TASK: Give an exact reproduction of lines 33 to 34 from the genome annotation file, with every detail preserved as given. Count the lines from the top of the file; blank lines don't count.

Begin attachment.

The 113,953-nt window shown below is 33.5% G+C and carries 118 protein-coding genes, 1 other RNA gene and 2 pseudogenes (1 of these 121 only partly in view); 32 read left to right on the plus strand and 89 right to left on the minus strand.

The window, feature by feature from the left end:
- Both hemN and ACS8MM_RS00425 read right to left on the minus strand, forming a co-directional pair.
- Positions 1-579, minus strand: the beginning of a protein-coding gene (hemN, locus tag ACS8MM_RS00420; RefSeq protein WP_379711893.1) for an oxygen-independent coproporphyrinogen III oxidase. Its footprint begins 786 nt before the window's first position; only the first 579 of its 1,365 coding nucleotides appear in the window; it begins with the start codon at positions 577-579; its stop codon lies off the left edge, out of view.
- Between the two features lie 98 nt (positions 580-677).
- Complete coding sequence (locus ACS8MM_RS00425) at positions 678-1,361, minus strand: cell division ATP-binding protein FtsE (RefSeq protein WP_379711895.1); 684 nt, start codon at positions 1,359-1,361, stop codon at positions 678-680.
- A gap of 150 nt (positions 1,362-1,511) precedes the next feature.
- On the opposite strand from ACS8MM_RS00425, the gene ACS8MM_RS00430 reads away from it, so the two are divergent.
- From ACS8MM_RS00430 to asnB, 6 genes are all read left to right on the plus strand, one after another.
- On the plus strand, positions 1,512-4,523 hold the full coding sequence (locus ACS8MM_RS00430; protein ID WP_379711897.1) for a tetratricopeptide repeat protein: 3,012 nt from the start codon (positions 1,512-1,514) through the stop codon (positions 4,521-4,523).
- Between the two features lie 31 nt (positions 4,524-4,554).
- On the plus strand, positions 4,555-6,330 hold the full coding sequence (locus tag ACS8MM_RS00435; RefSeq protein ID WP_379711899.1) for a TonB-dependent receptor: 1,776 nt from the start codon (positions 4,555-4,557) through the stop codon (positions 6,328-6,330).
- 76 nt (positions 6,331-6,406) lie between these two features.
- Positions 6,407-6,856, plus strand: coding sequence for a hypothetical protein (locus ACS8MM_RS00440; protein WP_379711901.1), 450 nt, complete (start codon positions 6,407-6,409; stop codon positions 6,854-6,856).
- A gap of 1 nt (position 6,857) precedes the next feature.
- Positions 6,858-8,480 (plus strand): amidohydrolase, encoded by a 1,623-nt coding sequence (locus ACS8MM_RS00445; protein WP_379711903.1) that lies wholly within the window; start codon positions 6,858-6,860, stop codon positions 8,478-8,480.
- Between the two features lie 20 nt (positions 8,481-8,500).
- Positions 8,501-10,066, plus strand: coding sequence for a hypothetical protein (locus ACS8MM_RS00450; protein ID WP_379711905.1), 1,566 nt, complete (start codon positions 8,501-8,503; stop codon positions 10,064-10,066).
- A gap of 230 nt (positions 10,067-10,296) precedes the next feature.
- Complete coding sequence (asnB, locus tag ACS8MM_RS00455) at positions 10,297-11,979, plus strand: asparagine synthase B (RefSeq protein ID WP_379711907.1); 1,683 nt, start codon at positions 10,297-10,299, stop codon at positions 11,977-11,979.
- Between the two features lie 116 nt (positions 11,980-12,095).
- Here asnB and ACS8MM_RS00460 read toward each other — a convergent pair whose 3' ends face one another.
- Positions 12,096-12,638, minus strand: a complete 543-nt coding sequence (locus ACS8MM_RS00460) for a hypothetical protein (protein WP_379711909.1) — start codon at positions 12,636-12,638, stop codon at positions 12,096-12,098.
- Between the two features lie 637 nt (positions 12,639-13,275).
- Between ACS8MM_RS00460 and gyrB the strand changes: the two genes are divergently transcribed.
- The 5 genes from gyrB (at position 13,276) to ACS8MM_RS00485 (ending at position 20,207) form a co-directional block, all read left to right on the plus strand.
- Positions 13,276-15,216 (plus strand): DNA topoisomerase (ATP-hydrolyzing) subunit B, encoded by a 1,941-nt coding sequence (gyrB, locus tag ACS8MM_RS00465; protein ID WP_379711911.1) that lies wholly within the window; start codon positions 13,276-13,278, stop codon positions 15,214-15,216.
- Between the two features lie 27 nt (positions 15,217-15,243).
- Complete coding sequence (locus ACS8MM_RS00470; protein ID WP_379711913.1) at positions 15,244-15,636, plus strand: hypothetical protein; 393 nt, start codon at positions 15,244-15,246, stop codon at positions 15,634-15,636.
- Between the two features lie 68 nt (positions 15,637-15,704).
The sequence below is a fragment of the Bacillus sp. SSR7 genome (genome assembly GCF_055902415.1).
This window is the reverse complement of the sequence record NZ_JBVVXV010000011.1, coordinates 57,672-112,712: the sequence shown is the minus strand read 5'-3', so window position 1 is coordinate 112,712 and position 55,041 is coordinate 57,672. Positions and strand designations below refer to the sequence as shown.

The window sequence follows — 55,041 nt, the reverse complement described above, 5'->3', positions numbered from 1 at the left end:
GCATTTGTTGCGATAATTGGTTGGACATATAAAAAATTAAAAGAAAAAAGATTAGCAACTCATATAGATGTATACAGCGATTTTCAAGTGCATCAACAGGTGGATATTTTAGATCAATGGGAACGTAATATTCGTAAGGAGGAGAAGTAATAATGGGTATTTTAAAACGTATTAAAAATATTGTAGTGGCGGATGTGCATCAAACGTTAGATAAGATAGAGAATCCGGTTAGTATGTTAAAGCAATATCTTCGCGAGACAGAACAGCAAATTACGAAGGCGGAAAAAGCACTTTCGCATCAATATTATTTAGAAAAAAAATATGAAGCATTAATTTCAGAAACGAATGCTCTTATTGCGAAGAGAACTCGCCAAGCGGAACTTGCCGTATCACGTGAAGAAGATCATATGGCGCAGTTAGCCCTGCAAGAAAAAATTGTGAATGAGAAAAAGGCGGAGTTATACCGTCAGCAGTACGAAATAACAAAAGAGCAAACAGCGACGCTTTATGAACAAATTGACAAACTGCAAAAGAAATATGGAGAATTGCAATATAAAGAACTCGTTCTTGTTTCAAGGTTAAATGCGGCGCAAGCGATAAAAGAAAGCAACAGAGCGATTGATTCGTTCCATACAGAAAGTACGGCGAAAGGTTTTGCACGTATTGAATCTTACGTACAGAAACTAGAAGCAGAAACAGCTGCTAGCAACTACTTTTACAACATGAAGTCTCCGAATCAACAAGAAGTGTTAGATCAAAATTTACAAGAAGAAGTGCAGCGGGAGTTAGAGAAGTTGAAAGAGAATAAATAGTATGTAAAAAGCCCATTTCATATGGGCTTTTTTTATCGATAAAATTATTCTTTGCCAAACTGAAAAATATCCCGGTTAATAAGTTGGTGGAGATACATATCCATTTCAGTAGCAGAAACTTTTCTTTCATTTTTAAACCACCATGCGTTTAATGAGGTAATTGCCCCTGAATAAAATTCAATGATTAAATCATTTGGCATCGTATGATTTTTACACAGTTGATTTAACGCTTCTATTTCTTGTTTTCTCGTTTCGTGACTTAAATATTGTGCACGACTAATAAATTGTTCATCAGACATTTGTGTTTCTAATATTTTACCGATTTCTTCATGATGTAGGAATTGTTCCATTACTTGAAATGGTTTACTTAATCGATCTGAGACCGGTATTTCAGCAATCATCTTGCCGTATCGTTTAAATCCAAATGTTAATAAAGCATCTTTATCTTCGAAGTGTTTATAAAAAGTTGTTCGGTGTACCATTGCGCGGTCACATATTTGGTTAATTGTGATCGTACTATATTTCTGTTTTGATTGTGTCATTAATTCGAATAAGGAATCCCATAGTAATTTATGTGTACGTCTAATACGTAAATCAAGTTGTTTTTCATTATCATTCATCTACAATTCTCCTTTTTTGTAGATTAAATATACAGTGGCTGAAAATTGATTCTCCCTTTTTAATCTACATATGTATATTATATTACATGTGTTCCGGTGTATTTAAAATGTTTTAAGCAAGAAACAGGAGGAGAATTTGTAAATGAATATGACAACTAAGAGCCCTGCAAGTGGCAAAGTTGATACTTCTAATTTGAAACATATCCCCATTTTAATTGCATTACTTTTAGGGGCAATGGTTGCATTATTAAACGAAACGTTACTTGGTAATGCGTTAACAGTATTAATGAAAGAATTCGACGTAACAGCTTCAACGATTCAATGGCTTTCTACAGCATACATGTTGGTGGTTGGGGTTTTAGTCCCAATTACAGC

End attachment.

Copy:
The window sequence follows — 55,041 nt, the reverse complement described above, 5'->3', positions numbered from 1 at the left end:
GCATTTGTTGCGATAATTGGTTGGACATATAAAAAATTAAAAGAAAAAAGATTAGCAACTCATATAGATGTATACAGCGATTTTCAAGTGCATCAACAGGTGGATATTTTAGATCAATGGGAACGTAATATTCGTAAGGAGGAGAAGTAATAATGGGTATTTTAAAACGTATTAAAAATATTGTAGTGGCGGATGTGCATCAAACGTTAGATAAGATAGAGAATCCGGTTAGTATGTTAAAGCAATATCTTCGCGAGACAGAACAGCAAATTACGAAGGCGGAAAAAGCACTTTCGCATCAATATTATTTAGAAAAAAAATATGAAGCATTAATTTCAGAAACGAATGCTCTTATTGCGAAGAGAACTCGCCAAGCGGAACTTGCCGTATCACGTGAAGAAGATCATATGGCGCAGTTAGCCCTGCAAGAAAAAATTGTGAATGAGAAAAAGGCGGAGTTATACCGTCAGCAGTACGAAATAACAAAAGAGCAAACAGCGACGCTTTATGAACAAATTGACAAACTGCAAAAGAAATATGGAGAATTGCAATATAAAGAACTCGTTCTTGTTTCAAGGTTAAATGCGGCGCAAGCGATAAAAGAAAGCAACAGAGCGATTGATTCGTTCCATACAGAAAGTACGGCGAAAGGTTTTGCACGTATTGAATCTTACGTACAGAAACTAGAAGCAGAAACAGCTGCTAGCAACTACTTTTACAACATGAAGTCTCCGAATCAACAAGAAGTGTTAGATCAAAATTTACAAGAAGAAGTGCAGCGGGAGTTAGAGAAGTTGAAAGAGAATAAATAGTATGTAAAAAGCCCATTTCATATGGGCTTTTTTTATCGATAAAATTATTCTTTGCCAAACTGAAAAATATCCCGGTTAATAAGTTGGTGGAGATACATATCCATTTCAGTAGCAGAAACTTTTCTTTCATTTTTAAACCACCATGCGTTTAATGAGGTAATTGCCCCTGAATAAAATTCAATGATTAAATCATTTGGCATCGTATGATTTTTACACAGTTGATTTAACGCTTCTATTTCTTGTTTTCTCGTTTCGTGACTTAAATATTGTGCACGACTAATAAATTGTTCATCAGACATTTGTGTTTCTAATATTTTACCGATTTCTTCATGATGTAGGAATTGTTCCATTACTTGAAATGGTTTACTTAATCGATCTGAGACCGGTATTTCAGCAATCATCTTGCCGTATCGTTTAAATCCAAATGTTAATAAAGCATCTTTATCTTCGAAGTGTTTATAAAAAGTTGTTCGGTGTACCATTGCGCGGTCACATATTTGGTTAATTGTGATCGTACTATATTTCTGTTTTGATTGTGTCATTAATTCGAATAAGGAATCCCATAGTAATTTATGTGTACGTCTAATACGTAAATCAAGTTGTTTTTCATTATCATTCATCTACAATTCTCCTTTTTTGTAGATTAAATATACAGTGGCTGAAAATTGATTCTCCCTTTTTAATCTACATATGTATATTATATTACATGTGTTCCGGTGTATTTAAAATGTTTTAAGCAAGAAACAGGAGGAGAATTTGTAAATGAATATGACAACTAAGAGCCCTGCAAGTGGCAAAGTTGATACTTCTAATTTGAAACATATCCCCATTTTAATTGCATTACTTTTAGGGGCAATGGTTGCATTATTAAACGAAACGTTACTTGGTAATGCGTTAACAGTATTAATGAAAGAATTCGACGTAACAGCTTCAACGATTCAATGGCTTTCTACAGCATACATGTTGGTGGTTGGGGTTTTAGTCCCAATTACAGC